But still things became much much easier for me when I resigned myself that I won’t be able to win both sides.  I couldn’t enjoy Boston and yet still win the Wushu competition.  And so I kind of let go of my competiton dreams.  Well I still pushed my psychological self to go training alone sometimes on weekends.  Man, that was hard.  Training alone is not easy.  At all.  I was also always amazed by how the Harvard wushu peeps would sometimes arrange for extra trainings on Sundays :).  Of course I was happy cuz I then had people to train with me instead of training alone.  But what amazed me most was how those people train really just for the fun and love of it.  They aren’t aiming for any competitions or any performances.  They train consistently only for fun… That’s what I call the spirit of Wushu.  On that note, I want to say Thanks to all the Harvard Wushu members with whom I trained.  Jiandi, Heiko, Vincent, Frances, Nick and all the others who I have met only once or twice.  You guys made my days back there in Cambridge.

Back in the Gambit lab, well I must say I also liked the work we were doing.  Ya some days were crazily stressful for me and some days I was so tired I wanted to go back straight to the hostel to sleep after work, but I dragged my feet to the wushu trainings and somehow felt revived and more energetic after training haha.  Yay Wushu!  Well, my team was quite good as well.  We had a few hiccups and difficult times but fortunately we managed to go through all of it well in the end.  I’m kind of satisfied with our game.  We, especially I, were especially lucky that our product owners were Gambit staff, seeing how Matt and Josh really helped to give me directions both on the game and how to handle the team sometimes.  I guess I could have made more efforts to go out and socialize more with my team members….well I did try and we did go out and had a few good times together.  But sometimes I was too tired, missing ‘home’ too much or simply too unsure of how to handle my double role in the team.  Scrummasters are supposed to relate their stories to the other scrummasters, not to any specific members of the team so as not to bring down the spirit or whatever.  But well…since most of the other scrummasters were guys and hanged out together, well let’s say I prefered my teammates haha. To any members of my Gambit team, thanks for being a good team in Cambridge.  Thanks for your support, and well thanks especially to Yuku for going around with me during the first weeks to search for my Wushu schools and for jogging with me 🙂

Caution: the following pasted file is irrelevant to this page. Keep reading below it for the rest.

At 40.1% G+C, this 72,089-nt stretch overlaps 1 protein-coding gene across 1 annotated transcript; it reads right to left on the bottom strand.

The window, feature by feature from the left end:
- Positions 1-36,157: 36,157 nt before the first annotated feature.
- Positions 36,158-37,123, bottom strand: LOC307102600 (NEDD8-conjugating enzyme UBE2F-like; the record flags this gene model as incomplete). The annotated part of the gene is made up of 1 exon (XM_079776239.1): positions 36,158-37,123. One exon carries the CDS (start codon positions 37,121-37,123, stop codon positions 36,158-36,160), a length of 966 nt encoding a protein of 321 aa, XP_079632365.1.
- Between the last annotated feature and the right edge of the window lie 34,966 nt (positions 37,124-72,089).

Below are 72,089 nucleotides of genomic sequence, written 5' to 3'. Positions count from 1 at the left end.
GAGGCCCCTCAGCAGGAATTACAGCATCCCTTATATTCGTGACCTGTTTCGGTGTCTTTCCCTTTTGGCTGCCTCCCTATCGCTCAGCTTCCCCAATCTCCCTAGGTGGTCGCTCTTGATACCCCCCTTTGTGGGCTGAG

In retrospect, I think now I didn’t go through those days too badly.  I definitely don’t regret anything that happened there.  I learned a lot, both personally and on the work side.  I don’t know if I’ve grown up and matured more after that experience but yes, I don’t think it’s something I’ll forget soon.  Many of the Gambit interns have recently been saying how much they miss Boston, Burton-Conner and the Gambit lab.  Well…I won’t really say that I miss those days.  Cuz I like having Jer back, the fun Wushu trainings in KEVII with all the others, and the more familiar Singapore surroundings.  But then Cambridge-Boston days will always evoke some particular kinds of feelings.